The first few minutes of “The Sun Stands Still” are like something out of an anxiety dream. A Japanese agent in a foreign land has to dodge assailants while trying to check in with his employers, before they terminate his contract via a bomb implanted in his chest.
Anyone who’s spent the past year working remotely while dealing with overzealous bosses may find this hits a little too close to home.
Eiichiro Hasumi’s big-budget thriller, based on a series of novels by Shuichi Yoshida, follows the exploits of a pair of corporate spies who give literal meaning to the phrase “walking time bomb.” If they go offline for more than 24 hours during a mission, it’s assumed that they’ve been compromised, and they self-destruct.
|Rating||out of 5|
|Run Time||110 min.|
This macabre plot device is put to most entertaining use in the film’s Bulgaria-shot opening sequence, in which an operative has to deactivate his bomb using an automated phone menu, while all hell breaks loose around him.
Though Hasumi seems oblivious to the inherent humor in the scenario (seriously, a phone menu?), this set piece is heaps of fun, featuring some vicious fisticuffs, a car chase through the streets of Sofia and a judiciously applied rocket launcher.
It introduces us to experienced spy Kazuhiko Takano (Tatsuya Fujiwara) and his younger partner, Ryoichi Taoka (Ryoma Takeuchi), who soon find themselves clashing with gangsters, corporate crooks and double agents, all of whom are trying to get their paws on a revolutionary new solar power technology.
When the intrepid duo don suits and head to a ball in Vienna, it seems like the film might offer a Japanese answer to the “Mission: Impossible” movies. But any momentum is immediately lost as the story rewinds to Kazuhiko’s youth, then stays there for far longer than it needs to.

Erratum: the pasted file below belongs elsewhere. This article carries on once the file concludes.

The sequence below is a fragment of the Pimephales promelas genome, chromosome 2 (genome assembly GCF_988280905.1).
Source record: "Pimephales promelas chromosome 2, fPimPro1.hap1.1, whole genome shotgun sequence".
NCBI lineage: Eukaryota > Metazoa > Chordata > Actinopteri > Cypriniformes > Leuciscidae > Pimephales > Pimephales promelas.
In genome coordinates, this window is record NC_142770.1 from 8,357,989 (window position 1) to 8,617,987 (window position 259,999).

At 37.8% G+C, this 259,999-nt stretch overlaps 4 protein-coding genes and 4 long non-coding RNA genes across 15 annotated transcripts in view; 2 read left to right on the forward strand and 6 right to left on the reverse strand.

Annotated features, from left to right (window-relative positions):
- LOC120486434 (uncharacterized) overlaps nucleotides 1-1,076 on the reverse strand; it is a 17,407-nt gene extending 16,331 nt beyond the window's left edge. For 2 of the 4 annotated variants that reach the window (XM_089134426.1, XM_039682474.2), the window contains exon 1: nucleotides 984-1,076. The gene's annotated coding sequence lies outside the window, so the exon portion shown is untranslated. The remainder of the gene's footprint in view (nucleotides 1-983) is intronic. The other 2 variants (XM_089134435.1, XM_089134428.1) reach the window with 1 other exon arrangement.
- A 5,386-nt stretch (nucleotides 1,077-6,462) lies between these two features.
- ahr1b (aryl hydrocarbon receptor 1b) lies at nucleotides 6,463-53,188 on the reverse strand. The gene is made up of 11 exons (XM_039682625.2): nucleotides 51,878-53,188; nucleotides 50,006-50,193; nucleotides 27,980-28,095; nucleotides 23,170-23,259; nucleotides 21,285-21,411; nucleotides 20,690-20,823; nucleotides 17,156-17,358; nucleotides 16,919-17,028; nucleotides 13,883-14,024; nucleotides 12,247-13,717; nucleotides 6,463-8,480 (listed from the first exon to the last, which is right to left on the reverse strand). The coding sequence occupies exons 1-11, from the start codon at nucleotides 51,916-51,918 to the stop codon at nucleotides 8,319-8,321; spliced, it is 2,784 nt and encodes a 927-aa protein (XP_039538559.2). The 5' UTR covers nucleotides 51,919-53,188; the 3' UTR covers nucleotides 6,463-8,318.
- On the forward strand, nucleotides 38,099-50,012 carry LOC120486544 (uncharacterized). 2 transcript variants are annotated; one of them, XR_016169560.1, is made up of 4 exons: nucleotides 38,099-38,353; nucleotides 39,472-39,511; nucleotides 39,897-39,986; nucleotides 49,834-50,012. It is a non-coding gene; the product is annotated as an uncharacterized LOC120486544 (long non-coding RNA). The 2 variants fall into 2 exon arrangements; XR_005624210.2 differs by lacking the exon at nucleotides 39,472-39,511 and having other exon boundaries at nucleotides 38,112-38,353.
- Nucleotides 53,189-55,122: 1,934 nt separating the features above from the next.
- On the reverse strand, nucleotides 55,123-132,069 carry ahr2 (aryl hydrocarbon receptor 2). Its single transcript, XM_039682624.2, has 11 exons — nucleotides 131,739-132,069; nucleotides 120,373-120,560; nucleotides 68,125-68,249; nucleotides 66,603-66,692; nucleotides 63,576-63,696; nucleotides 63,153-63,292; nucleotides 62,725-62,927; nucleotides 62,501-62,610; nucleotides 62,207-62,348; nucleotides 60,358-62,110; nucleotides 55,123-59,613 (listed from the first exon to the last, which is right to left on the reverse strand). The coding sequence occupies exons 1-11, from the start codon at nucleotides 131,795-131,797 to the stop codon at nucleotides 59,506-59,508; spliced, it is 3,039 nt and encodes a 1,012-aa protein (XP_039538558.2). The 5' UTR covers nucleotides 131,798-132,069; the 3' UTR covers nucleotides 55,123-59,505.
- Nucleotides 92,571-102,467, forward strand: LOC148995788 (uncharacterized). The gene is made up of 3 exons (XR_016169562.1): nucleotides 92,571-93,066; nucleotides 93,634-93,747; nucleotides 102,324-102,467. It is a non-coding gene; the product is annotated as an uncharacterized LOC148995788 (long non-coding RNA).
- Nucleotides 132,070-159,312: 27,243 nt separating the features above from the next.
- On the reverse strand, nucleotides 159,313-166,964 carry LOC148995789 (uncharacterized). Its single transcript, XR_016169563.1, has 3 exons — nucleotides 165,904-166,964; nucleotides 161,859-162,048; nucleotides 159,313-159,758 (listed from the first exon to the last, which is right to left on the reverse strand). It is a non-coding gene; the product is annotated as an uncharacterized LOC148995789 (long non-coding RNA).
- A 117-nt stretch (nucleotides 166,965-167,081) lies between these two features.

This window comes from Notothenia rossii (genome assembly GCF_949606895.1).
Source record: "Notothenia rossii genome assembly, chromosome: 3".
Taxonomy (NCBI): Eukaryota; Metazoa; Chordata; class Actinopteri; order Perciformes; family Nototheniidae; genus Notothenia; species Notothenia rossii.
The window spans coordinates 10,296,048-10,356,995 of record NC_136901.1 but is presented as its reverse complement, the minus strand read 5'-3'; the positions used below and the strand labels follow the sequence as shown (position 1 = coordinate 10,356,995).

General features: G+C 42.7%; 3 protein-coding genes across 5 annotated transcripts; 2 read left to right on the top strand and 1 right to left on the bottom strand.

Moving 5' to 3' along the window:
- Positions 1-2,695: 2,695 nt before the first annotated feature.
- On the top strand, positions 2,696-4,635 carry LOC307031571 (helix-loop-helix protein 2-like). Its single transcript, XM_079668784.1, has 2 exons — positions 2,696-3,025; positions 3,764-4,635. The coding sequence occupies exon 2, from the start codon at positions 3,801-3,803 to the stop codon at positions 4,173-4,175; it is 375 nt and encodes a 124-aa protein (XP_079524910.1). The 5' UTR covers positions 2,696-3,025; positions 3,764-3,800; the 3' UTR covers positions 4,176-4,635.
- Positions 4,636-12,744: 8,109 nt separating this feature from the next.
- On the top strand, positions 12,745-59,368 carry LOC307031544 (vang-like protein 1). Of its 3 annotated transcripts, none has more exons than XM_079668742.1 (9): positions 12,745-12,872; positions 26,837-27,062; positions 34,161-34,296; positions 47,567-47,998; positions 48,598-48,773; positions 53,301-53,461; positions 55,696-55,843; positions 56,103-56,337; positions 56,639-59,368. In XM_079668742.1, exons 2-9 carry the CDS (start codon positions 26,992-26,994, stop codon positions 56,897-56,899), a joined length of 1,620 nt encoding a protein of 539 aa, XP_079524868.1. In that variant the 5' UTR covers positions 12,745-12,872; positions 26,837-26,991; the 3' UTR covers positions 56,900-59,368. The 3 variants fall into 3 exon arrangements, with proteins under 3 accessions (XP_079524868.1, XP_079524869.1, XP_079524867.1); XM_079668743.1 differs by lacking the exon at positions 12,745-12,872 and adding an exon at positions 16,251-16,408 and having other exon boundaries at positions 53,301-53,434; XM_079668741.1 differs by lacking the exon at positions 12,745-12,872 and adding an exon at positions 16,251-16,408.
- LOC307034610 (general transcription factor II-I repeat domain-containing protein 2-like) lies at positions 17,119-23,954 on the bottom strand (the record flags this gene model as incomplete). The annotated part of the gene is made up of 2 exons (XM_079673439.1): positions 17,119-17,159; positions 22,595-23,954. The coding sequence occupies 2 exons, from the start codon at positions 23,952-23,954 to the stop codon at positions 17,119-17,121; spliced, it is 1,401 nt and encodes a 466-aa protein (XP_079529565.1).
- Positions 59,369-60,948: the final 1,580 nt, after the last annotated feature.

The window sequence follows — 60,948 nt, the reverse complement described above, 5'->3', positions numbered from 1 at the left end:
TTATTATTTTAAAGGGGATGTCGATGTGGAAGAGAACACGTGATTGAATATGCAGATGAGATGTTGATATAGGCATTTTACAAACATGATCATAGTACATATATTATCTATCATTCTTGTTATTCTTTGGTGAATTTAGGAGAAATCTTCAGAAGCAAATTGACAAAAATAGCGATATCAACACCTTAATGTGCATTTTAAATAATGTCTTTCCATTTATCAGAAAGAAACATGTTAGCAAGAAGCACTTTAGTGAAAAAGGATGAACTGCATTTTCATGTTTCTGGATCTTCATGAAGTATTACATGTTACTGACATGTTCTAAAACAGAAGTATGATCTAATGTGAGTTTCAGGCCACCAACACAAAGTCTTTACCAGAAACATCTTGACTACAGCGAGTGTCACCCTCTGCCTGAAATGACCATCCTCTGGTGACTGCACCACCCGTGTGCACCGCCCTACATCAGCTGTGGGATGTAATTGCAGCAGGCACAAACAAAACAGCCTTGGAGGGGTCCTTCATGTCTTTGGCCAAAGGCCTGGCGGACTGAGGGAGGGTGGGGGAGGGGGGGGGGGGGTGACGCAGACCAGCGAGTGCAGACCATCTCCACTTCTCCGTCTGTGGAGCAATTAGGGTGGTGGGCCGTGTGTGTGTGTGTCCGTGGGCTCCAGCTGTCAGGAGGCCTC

This turns out to be the first in a series of flashbacks that pop up seemingly at random, hitting the brakes whenever things start to get interesting. These scenes are stiffly played and agonizingly dull, and the emotional payoff that might have justified their outsized presence never materializes.
They leave little room for the film to develop Kazuhiko’s relationship with Ryoichi, though perhaps that gets more screen time in the film’s accompanying TV spin-off, released simultaneously on subscription channel Wowow. This multi-platform approach recalls Hasumi’s earlier “Mozu,” an entertaining TV show that spawned a very lousy 2015 theatrical release.
Like that movie, “The Sun Stands Still” manages to feel overblown and underwhelming at the same time. Its mix of stoicism and sentimentality makes for an unpalatable brew, and the constant globe-trotting yields diminishing returns.
Fujiwara feels particularly miscast as the film’s Tom Cruise stand-in: For all his physical commitment to the role, Kazuhiko isn’t so much an international man of mystery as the kind of cocktail party guest you can’t wait to get away from. He’s upstaged by Korean stars Han Hyo-joo and Byun Yo-han — playing a pair of stylish antagonists — who deliver just the light touch the movie needed.
A Hollywood rendition of this story would inevitably involve the hero turning against his employers, but the thought never seems to occur to Kazuhiko. As he tells Ryoichi: if you want to stay alive, you’ve got to keep working. Now where’s the glamour in that?
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